Date: Tuesday, January 30, 2007
Edition: METRO
Byline: By Ana Ribeiro 981-3341
Summary: Saturday, 17 young entertainers from the Kevin Jones Performing Arts Studio will rock Jefferson Center

It was a Tuesday about 4:30 in the afternoon. In a garage-turned-studio, 10th-grader Nigel Huckle jumped from side to side, singing and watching his moves in front of a wall-length mirror.

Behind him, in unison, six girls rolled on the hardwood floor, did push-ups and flexed their legs to accentuate the lyrics Nigel sang, all in sync with notes emanating from a piano.

"Let's do the time warp again!" the teenagers belted out, invoking a line from "The Rocky Horror Picture Show."

Piano player Kevin Jones pounded enthusiastically away at the keys. He alternated between playing the instrument and choreographing the teenagers, all from Roanoke Valley high schools. They're students at the Kevin Jones Performing Arts Studio.

"There's such a wealth of talent in our valley," said Jones, who converted the garage at his Southwest Roanoke County home into a 500-square-foot studio. He opened it in 2001, at first in the dining room of his former Roanoke residence.

This group of teens has been practicing hard for their big night: Saturday, they'll put on a 75-minute show, "Broadway Rocks!" at Jefferson Center's Shaftman Performance Hall. The show features 22 numbers from rock musicals such as "Rent," "Jesus Christ Superstar" and "Grease," in addition to "The Rocky Horror Picture Show."

There will be a total of 17 teenage performers in the show, and they will be doing the numbers back-to-back, with no intermission, Jones said. "The Time Warp" routine will be one of the most daring acts, featuring saucy lyrics and choreography.

"It's going to be funny and interesting to see how our audience reacts," said Ashley Montgomery, a sophomore at Salem High School.

Nigel, who plays the lead role in "The Time Warp," is also psyched about the performance.

"Last year, I wasn't featured as much as this year," said the Hidden Valley High School student. Nigel will appear in 12 numbers. "But this year, it's going to be awesome. Rock musicals appeal to a large audience."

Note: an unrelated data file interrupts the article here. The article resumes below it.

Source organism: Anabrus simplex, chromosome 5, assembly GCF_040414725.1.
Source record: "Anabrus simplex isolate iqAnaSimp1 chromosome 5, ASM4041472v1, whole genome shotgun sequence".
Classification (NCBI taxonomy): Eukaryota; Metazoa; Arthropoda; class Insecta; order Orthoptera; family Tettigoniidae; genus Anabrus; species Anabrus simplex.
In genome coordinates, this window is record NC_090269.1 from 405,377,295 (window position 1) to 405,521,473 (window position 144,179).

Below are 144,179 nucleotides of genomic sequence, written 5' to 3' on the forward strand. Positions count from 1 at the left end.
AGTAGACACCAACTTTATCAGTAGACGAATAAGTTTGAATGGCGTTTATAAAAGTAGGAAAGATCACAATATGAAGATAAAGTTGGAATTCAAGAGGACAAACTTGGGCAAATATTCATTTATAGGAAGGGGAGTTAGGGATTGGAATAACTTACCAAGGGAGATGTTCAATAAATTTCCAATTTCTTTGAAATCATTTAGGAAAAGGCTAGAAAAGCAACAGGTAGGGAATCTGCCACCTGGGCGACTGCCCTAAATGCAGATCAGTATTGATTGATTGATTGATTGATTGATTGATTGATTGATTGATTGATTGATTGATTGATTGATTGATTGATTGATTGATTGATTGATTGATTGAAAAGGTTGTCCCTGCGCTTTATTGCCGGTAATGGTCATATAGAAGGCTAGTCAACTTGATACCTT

This will be Jones' fifth consecutive year of presenting a free show at Jefferson Center, and each has had a different musical theater theme. Jones said so many people -- more than 900 -- came to the show last year that he had to turn some away.

"It's just been word-of-mouth over the years," Jones said of the show's popularity. "It's as professional as you can get, I think, with teenagers anywhere."

Jones rents the performance space at Jefferson Center for $1,000 on the day of the performance plus equipment and labor, said Rob Bessolo, production manager and technical director at the venue.

"Kevin goes out of his way to make it as professional a show as possible, to really show his kids that's how it's done," said Bessolo, who builds the set for Jones' annual show. He has known Jones for more than a decade, from the time they both worked at Mill Mountain Theatre. "It's always good to work with Kevin."

Jones said it costs him between $750 and $1,000 to have Bessolo build the set (which has nine main components this year) and about $1,000 to build and obtain costumes. Jones' wife, Melia, an actress and artist, paints the sets, handles the costumes and designs all the posters for the annual show, Jones said. The teenagers' parents also help.

This year, the show's budget is $16,000. Jones said he has raised the money through private and corporate donations for his nonprofit organization, Opening Doors, which he started in 2004 to make the Jefferson Center performance not only possible but also free.

"It's completely accessible theater to everybody," Jones said. "It was all part of my vision, and it's great to see it come to fruition."

Jones, 39, was born in Canada. He has lived in New York City and toured the world as a musical actor. He ended up in Roanoke, where he worked as the musical director for Mill Mountain Theatre from 1996 to 2001.